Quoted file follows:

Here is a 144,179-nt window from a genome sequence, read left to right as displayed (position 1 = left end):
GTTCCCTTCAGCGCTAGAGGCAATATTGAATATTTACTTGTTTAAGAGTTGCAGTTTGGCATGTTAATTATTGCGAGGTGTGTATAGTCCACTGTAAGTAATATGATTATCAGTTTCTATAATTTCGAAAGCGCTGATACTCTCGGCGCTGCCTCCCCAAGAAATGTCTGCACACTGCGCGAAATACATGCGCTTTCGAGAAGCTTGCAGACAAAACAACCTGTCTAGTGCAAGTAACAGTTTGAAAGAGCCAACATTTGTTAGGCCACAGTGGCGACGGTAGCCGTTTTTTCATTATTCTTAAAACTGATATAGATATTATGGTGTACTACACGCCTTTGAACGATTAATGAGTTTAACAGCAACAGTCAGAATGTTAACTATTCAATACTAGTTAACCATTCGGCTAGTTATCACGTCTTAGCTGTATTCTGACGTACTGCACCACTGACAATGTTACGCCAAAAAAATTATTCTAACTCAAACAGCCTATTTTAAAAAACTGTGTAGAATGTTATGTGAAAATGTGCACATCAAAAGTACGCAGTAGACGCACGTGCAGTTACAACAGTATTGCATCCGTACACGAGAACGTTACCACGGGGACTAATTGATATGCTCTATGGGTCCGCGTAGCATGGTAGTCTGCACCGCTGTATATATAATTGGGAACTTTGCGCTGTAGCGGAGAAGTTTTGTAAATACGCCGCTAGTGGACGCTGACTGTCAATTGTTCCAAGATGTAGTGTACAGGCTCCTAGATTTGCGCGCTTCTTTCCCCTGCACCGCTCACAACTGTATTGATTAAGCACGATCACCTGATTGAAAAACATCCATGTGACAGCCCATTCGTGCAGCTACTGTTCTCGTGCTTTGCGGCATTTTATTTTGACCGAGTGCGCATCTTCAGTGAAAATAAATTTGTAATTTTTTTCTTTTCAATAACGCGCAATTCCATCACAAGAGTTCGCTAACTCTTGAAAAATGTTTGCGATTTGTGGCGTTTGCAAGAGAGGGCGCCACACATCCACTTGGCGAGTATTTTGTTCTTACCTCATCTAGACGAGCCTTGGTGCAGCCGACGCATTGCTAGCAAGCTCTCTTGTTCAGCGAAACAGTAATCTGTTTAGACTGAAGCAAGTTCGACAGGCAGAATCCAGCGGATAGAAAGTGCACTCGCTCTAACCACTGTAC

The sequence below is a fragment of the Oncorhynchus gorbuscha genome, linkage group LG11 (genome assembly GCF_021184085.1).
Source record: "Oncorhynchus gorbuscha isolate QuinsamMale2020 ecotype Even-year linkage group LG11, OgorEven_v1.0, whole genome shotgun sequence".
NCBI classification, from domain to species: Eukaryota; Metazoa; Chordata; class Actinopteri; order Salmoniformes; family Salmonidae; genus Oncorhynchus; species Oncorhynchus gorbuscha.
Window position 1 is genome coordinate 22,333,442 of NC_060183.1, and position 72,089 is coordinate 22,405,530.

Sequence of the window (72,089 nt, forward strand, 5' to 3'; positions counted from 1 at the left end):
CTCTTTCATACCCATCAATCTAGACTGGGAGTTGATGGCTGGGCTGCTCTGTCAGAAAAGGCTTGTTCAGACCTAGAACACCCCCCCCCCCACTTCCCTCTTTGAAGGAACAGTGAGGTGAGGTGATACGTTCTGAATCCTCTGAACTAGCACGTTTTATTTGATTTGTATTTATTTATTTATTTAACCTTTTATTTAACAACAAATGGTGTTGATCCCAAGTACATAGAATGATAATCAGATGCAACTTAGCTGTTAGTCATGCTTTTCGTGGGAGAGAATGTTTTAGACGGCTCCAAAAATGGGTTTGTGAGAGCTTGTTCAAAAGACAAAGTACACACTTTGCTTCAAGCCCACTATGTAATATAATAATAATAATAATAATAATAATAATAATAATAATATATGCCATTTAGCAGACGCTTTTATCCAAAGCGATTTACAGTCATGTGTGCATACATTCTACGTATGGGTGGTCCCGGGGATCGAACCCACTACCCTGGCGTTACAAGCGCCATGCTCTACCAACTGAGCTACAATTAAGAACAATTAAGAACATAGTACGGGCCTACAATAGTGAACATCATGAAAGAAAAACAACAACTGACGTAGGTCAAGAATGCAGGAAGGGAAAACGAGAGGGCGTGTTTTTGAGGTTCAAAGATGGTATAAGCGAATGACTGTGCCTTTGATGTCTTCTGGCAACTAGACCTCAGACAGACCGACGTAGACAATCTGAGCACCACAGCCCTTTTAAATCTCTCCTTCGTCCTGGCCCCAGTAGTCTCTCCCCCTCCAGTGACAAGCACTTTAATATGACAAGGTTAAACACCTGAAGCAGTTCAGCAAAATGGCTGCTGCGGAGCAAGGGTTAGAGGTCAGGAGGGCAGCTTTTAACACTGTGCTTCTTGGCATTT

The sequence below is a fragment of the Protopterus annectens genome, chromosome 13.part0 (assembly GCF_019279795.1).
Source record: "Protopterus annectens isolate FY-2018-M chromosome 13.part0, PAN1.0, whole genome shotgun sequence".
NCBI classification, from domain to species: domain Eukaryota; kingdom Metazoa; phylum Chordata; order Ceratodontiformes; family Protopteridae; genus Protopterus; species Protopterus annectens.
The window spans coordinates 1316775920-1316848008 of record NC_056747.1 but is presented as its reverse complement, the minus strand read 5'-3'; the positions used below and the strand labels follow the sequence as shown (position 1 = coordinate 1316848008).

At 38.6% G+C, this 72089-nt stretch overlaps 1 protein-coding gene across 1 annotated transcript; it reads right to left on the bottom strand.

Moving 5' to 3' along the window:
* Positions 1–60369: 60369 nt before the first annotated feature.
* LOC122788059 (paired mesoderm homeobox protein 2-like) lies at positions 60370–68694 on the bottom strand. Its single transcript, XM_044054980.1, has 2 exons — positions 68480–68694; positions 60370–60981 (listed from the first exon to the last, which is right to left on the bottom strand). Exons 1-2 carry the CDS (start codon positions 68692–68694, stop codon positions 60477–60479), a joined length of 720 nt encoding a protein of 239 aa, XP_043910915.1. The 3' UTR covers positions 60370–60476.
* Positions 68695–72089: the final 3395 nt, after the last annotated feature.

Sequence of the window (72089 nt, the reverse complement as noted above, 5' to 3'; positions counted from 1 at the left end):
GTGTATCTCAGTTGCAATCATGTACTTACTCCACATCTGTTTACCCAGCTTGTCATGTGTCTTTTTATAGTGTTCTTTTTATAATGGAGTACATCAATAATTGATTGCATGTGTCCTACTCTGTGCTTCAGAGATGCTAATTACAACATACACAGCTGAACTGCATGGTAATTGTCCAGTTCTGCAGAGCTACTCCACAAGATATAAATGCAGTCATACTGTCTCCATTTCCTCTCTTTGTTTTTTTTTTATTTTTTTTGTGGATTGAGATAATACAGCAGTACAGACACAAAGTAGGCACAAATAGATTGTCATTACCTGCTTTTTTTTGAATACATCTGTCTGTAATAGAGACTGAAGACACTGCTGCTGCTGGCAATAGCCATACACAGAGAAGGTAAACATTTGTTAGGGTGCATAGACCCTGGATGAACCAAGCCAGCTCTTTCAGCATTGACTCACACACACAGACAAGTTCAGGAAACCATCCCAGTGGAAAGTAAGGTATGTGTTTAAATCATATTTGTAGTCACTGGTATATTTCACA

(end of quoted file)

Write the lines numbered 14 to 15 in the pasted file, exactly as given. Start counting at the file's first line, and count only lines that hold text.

Moving 5' to 3' along the window:
* Positions 1–60369: 60369 nt before the first annotated feature.